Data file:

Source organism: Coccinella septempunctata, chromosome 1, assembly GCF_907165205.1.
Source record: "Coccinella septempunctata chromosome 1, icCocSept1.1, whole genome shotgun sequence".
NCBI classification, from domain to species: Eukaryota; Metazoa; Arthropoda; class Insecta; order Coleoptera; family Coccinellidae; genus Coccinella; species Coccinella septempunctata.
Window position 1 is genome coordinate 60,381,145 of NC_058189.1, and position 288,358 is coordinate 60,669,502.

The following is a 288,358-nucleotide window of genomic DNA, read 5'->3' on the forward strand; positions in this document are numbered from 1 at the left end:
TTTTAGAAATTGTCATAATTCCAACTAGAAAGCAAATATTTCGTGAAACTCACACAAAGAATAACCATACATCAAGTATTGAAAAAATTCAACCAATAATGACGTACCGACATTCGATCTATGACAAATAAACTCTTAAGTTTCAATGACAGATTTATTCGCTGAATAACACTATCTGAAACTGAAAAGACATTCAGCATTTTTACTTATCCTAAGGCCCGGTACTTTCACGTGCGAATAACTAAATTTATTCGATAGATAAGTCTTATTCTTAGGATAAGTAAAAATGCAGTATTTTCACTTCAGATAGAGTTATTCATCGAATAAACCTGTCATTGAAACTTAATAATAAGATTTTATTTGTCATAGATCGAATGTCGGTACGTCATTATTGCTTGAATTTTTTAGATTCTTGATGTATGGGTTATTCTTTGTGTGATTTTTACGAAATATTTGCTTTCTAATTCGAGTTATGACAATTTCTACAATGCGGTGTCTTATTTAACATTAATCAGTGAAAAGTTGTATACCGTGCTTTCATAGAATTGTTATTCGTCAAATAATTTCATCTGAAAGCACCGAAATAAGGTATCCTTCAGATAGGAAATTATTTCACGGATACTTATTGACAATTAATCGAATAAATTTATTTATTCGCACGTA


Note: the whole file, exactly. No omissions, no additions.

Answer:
Source organism: Coccinella septempunctata, chromosome 1, assembly GCF_907165205.1.
Source record: "Coccinella septempunctata chromosome 1, icCocSept1.1, whole genome shotgun sequence".
NCBI classification, from domain to species: Eukaryota; Metazoa; Arthropoda; class Insecta; order Coleoptera; family Coccinellidae; genus Coccinella; species Coccinella septempunctata.
Window position 1 is genome coordinate 60,381,145 of NC_058189.1, and position 288,358 is coordinate 60,669,502.

The following is a 288,358-nucleotide window of genomic DNA, read 5'->3' on the forward strand; positions in this document are numbered from 1 at the left end:
TTTTAGAAATTGTCATAATTCCAACTAGAAAGCAAATATTTCGTGAAACTCACACAAAGAATAACCATACATCAAGTATTGAAAAAATTCAACCAATAATGACGTACCGACATTCGATCTATGACAAATAAACTCTTAAGTTTCAATGACAGATTTATTCGCTGAATAACACTATCTGAAACTGAAAAGACATTCAGCATTTTTACTTATCCTAAGGCCCGGTACTTTCACGTGCGAATAACTAAATTTATTCGATAGATAAGTCTTATTCTTAGGATAAGTAAAAATGCAGTATTTTCACTTCAGATAGAGTTATTCATCGAATAAACCTGTCATTGAAACTTAATAATAAGATTTTATTTGTCATAGATCGAATGTCGGTACGTCATTATTGCTTGAATTTTTTAGATTCTTGATGTATGGGTTATTCTTTGTGTGATTTTTACGAAATATTTGCTTTCTAATTCGAGTTATGACAATTTCTACAATGCGGTGTCTTATTTAACATTAATCAGTGAAAAGTTGTATACCGTGCTTTCATAGAATTGTTATTCGTCAAATAATTTCATCTGAAAGCACCGAAATAAGGTATCCTTCAGATAGGAAATTATTTCACGGATACTTATTGACAATTAATCGAATAAATTTATTTATTCGCACGTA